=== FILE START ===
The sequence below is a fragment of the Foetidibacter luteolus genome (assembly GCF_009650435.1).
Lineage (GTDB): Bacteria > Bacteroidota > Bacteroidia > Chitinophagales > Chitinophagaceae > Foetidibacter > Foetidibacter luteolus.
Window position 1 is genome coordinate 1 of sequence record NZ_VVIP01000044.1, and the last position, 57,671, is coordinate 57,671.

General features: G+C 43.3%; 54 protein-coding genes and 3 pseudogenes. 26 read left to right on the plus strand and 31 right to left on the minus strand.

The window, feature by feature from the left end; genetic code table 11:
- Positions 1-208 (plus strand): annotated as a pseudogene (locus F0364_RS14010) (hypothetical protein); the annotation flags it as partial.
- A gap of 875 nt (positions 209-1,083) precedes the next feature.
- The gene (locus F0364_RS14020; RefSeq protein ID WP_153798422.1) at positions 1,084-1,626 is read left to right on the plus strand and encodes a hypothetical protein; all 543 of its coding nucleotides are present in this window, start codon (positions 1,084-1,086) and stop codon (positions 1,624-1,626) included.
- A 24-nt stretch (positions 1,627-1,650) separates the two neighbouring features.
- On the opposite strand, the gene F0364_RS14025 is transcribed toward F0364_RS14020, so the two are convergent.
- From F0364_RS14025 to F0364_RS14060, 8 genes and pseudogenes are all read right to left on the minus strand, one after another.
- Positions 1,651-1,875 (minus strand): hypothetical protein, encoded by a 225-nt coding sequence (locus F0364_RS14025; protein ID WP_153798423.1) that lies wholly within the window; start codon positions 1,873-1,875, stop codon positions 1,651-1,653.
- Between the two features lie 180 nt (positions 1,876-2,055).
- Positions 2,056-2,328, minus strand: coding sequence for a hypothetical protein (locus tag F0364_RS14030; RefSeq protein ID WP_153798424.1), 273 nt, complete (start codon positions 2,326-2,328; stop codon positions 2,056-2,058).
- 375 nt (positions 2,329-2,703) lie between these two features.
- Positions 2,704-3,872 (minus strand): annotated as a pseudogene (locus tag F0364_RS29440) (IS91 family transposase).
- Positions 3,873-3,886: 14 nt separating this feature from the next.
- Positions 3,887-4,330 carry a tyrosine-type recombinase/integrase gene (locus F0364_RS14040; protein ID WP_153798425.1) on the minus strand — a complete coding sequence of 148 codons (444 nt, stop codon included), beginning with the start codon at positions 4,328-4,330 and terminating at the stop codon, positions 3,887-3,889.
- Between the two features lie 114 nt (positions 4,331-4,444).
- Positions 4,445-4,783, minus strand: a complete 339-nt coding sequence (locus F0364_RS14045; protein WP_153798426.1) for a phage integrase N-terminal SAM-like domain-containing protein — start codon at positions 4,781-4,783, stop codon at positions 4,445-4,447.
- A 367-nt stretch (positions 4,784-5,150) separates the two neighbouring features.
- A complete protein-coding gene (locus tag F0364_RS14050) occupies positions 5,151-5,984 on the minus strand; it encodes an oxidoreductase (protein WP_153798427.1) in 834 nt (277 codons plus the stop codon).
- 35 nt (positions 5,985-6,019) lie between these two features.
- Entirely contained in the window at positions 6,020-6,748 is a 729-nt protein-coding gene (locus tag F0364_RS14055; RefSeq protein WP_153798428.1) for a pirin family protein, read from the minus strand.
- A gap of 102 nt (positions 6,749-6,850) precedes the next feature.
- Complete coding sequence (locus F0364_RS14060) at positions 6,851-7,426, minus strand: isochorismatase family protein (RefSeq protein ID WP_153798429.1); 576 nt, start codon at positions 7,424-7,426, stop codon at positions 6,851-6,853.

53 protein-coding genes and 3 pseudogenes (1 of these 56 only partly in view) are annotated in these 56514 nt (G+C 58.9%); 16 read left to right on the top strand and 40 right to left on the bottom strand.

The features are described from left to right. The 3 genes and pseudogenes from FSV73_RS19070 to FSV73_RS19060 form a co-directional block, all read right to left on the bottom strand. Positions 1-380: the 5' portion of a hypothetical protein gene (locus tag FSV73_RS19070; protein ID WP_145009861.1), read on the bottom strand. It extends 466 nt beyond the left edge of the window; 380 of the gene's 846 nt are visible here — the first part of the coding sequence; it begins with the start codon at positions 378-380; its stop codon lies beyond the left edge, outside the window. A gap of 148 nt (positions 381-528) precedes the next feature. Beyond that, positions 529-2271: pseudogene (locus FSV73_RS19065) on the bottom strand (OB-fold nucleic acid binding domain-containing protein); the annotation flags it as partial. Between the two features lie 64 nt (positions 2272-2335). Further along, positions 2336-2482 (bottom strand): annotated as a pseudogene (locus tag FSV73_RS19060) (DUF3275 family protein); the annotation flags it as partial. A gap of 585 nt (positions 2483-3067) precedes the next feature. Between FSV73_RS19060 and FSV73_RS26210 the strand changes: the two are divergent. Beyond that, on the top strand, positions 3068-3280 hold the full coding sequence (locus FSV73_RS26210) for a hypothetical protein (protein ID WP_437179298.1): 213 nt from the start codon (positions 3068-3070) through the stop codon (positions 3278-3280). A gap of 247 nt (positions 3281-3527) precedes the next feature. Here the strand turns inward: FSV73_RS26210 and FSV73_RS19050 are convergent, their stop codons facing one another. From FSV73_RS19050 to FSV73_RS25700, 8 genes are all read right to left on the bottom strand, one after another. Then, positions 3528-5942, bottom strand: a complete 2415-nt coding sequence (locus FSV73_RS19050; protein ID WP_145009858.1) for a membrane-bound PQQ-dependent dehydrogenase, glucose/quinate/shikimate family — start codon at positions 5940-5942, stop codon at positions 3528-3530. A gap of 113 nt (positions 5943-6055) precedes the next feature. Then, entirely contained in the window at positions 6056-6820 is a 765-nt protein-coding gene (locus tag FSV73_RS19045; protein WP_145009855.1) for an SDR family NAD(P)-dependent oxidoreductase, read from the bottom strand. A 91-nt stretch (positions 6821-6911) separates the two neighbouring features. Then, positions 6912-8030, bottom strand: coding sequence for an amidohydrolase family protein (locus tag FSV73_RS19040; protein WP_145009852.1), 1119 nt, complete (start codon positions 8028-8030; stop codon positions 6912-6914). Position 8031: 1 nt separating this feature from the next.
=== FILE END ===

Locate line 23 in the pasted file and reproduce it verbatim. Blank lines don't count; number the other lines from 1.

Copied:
- 35 nt (positions 5,985-6,019) lie between these two features.